The Pacific Fleet and the Northern Fleet are rated as the two most powerful Russian naval forces. Pacific Fleet headquarters is in Vladivostok, with additional home ports in Petropavlovsk-Kamchatskiy, Magadan, and Sovetskaya Gavan'. The Pacific Fleet includes eighteen nuclear submarines that are operationally subordinate to the Ministry of Defense and based at Pavlovsk and Rybachiy. The blue-water striking power of the Pacific Fleet lies in thirty-four nonnuclear submarines and forty-nine principal surface combatants.
The air power of the Pacific Fleet consisted in the mid-1990s of the 250 combat aircraft and helicopters of the Pacific Fleet Air Force, all of which are land-based. Its most powerful strike force was two bomber regiments stationed at Alekseyevka. Each regiment consisted of thirty supersonic Tu-22M Backfire aircraft. The land power of the Pacific Fleet consisted of one naval infantry division and a coastal defense division. The naval infantry division included more than half of the total manpower in the Russian naval infantry. Following the pattern established elsewhere in the naval infantry, in the mid-1990s the Pacific Fleet infantry was reorganized into brigades.
Russia is a Pacific nation with national interests in the Asia-Pacific region. While smaller than in the Soviet era, today's Russian Pacific Fleet is built around a core of modern combatants. The Russian Pacific Fleet demonstrates continued resolve to increase combat readiness despite funding shortfalls. Russian Pacific Fleet submarines carry out missions of strategic deterrence, protection of strategic assets, regional security, and training for anti-surface warfare. Additionally, surface operations are active and annual operations include two major training exercises and numerous smaller training events with the 10th Eskadra of surface ships. A joint headquarters which commands the land, naval, and air units stationed in the Kamchatka Peninsula was established in the late 1990s.The Russian Navy maintains the capability to carry out "defense of the homeland" operations and retains the force structure for out-of-area submarine and surface combatant operations. Beginning in 1994 Pacific Fleet sent an Oscar submarine into the western or central Pacific each year. Normally these deployments coincide with a Pacific Ocean transit of a US aircraft carrier battle group. Historically the Russian Pacific Ocean Fleet Air Force would send a pair of Tu-95/Bear Gs, and later Tu-142/Bear F, to monitor American battle groups transiting the Pacific. The intercepts took place in what became known as "Bear Box," an area approximately 1,000 nautical miles east of Japan. Beneath the icy waters of the Sea of Okhotsk, north of Hokkaido and west of Kamchatka, strategic nuclear submarines cruise, and the sea is itself ringed with missiles, communication systems and other fortifications. The Kurile Islands [known in Japan as the Northern Territories] consist of Shikotan Island and the Habomais islets, as well as two larger islands, Etorofu and Kunashiri. The Yalta Agreement specified that the Kurile Islands were to be handed over to the Soviet Union in return for its participation in the war against Japan. In the peace treaty, Japan renounced its rights to the Kuril Islands but the treaty did not specify what nation was to receive them. The Kuriles were militarised in the 1970s and 1980s in response to new developments in strategic deterrence. The Sea of Okhotsk became a bastion for Soviet SLBM submarines based at Petropavlovsk on the Kamchatka Peninsula. Successive Japanese governments have been steadfast in their demand that Russia return the disputed islands to Japan. Vladivostok, home-port of the Russian Pacific Fleet, has a complement of at least 65 major surface combat ships, 50 nuclear and 25 non-nuclear submarines. Russia's longstanding desire for a Pacific port was realized with the foundation of Vladivostok in 1860. The city's nomination as the headquarters of the Russian Pacific fleet in the 1870s brought further growth. The lack of adequate transportation links between European Russia and its Far Eastern provinces was an obvious problem. In 1891, Czar Alexander III drew up plans for the Trans-Siberian Railway and initiated its construction. Despite the enormity of the project, a continuous route was completed in 1905, having been rushed to completion by the outbreak of the Russo-Japanese War the year before. Vladivostok became Russia's main naval base in the East after Port Arthur (located in Chinese territory and ceded to Russia in 1898) fell in January 1905, during the Russo-Japanese war. During the Soviet era, Vladivostok's military role eclipsed its trading function. It has maintained its naval importance as the headquarters of the Russian Pacific Fleet. The US Seventh Fleet sends one or two Navy ships a year to Vladivostok for a port call -- much fewer than visit most ports of call in the Pacific. US and Russian Navies train together during exercise Cooperation from the Sea. First conducted in 1994, US Sailors and Marines simulate relief efforts to a community struck by natural disaster. The scenarios include an earthquake with mass casualties and ensuing fires. Cooperation from the Sea was conducted in the Khasan region of Primorye in 1994, off the coast of Hawaii in 1995, and Vladivostok in 1998. Relations between Moscow and Beijing are based on a strategic partnership agreement signed in 1996. China and Russia have steadily increased military trade relations, and China has become the top client for Russia's military business. In October 1999 Russian and Chinese navies conducted their first joint naval exercise since 1949. Russian warships included the Pacific Fleet flagship Varyag and destroyer Burgy. The two Russian vessels participated in joint exercises with warships from China's Eastern Fleet.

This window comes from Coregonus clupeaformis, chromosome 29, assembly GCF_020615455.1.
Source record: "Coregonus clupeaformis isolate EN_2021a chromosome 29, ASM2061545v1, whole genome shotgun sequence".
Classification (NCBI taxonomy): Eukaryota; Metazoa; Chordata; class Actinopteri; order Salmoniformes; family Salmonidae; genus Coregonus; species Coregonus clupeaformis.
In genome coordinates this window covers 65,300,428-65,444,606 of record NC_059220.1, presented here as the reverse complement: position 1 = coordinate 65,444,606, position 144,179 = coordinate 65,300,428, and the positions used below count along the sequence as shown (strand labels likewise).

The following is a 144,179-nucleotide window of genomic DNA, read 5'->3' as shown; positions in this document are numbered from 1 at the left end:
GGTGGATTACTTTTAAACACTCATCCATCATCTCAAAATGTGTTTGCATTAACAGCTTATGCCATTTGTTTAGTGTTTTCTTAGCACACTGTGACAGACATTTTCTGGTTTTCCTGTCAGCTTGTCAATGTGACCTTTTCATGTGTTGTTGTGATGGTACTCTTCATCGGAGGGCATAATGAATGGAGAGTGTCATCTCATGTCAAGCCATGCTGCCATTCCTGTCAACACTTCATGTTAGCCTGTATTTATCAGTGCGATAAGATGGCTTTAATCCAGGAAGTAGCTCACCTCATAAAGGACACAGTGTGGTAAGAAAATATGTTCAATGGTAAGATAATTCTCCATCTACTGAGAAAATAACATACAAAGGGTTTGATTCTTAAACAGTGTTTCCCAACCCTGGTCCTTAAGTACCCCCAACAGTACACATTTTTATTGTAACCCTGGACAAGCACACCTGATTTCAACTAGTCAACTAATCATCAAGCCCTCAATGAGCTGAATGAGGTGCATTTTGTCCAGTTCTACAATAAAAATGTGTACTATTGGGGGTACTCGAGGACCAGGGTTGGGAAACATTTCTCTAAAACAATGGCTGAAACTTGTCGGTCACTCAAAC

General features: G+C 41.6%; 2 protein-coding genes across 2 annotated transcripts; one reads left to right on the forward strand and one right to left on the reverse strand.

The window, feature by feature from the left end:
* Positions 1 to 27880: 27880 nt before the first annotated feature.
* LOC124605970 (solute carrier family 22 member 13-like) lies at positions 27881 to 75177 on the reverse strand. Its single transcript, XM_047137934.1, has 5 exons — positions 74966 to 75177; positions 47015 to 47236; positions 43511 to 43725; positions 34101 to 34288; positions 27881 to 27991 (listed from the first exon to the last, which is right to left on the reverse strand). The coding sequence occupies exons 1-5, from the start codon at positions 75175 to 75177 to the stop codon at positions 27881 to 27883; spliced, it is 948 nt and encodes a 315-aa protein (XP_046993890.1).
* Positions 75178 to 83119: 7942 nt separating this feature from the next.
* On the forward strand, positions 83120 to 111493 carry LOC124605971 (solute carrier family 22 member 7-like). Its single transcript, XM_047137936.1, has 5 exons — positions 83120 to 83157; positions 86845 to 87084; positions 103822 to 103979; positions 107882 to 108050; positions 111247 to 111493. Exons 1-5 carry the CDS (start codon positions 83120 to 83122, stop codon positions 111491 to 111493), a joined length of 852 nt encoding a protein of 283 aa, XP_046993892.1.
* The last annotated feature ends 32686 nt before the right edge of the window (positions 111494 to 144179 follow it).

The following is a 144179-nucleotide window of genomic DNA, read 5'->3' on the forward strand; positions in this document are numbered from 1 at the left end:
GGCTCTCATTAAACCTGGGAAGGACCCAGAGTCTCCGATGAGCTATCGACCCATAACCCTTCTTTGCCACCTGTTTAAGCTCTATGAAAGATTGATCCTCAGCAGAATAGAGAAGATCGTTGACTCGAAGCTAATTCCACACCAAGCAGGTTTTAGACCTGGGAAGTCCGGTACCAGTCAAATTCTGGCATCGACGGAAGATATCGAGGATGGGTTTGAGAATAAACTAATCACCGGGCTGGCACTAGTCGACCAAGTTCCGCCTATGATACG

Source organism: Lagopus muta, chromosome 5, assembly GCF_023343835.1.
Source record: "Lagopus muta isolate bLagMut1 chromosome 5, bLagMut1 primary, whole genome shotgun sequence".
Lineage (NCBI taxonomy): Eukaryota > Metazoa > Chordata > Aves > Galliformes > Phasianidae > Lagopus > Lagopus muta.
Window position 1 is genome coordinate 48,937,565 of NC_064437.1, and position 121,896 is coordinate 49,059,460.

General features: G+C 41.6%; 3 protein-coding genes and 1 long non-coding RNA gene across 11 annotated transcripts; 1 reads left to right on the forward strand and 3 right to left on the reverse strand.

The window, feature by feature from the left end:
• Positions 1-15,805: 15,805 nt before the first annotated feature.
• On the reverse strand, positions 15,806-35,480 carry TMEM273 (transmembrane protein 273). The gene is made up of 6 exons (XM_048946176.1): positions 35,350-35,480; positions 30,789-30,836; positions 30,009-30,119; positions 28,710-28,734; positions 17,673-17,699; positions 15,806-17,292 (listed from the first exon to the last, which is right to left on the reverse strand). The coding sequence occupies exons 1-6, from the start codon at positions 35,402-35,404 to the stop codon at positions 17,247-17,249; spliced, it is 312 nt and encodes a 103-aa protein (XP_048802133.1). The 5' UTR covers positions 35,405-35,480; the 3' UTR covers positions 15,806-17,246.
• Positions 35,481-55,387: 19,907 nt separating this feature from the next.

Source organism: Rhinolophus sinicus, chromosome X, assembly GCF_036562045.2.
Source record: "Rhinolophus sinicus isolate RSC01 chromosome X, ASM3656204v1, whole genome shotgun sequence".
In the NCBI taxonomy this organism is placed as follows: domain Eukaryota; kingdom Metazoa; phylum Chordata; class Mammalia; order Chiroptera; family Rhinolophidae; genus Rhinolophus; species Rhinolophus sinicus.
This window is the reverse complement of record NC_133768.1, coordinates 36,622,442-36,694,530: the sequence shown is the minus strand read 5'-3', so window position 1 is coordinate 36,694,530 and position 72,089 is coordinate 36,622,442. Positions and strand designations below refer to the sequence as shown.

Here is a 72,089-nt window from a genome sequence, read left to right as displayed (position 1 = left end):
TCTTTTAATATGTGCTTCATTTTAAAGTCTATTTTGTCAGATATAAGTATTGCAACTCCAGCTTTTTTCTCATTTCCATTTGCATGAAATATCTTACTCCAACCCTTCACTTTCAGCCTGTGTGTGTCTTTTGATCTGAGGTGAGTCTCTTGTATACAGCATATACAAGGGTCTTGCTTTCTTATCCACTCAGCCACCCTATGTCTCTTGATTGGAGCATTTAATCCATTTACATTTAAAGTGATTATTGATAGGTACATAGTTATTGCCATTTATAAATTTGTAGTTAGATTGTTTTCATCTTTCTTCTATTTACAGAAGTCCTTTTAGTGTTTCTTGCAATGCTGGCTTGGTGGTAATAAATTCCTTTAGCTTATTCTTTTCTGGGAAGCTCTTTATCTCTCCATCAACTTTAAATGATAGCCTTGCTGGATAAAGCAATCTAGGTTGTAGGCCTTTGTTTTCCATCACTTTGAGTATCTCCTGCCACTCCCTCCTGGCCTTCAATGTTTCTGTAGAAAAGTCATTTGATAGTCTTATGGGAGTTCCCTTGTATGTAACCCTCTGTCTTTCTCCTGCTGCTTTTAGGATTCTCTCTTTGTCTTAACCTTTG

In 1997 former Russian Pacific Fleet Commander Admiral Khmelnov was given a four-year suspended sentence for abuse of office during his 1994-96 tenure. Subsequently, Rear Admiral Nikolai Germanov, former Commander of the Maritime Krai (Vladivostok) Submarine Force, was indicted for organizing selling materiel on the black market.Grigory Pasko, a naval captain and correspondent for the newspaper of the Russian Pacific Fleet Boyevaya Vakhta, was charged in November 1997 with espionage and revealing state secrets. The Federal Security Services (FSB) classified the case a state secret, making it difficult for his lawyers to mount a proper defence. Pasko's "crime" was reporting on the Russian Navy's illegal dumping of nuclear waste in the Sea of Japan. Pasko showed the threat to the environment caused by accidents in the decaying Russian nuclear submarine fleet. Because of a shortage of money and high-level corruption in the Pacific Fleet, the Russian navy had dumped liquid and solid nuclear waste off the coast of Vladivostok. The authorities admitted that none of the facts he had published revealed state secrets or endangered national security. In July 1999 Pasko was released by the Russian Pacific Fleet military court in Vladivostok after it found that the prosecution lacked evidence to support the espionage charges against him. The court found Grigory Pasko guilty of "abuse of office" under the Russian Criminal Code, and sentenced him to the maximum term of three years' imprisonment. The court relieved Pasko of the obligation to serve the sentence, under the provisions of a recently adopted amnesty law for prisoners and detainees.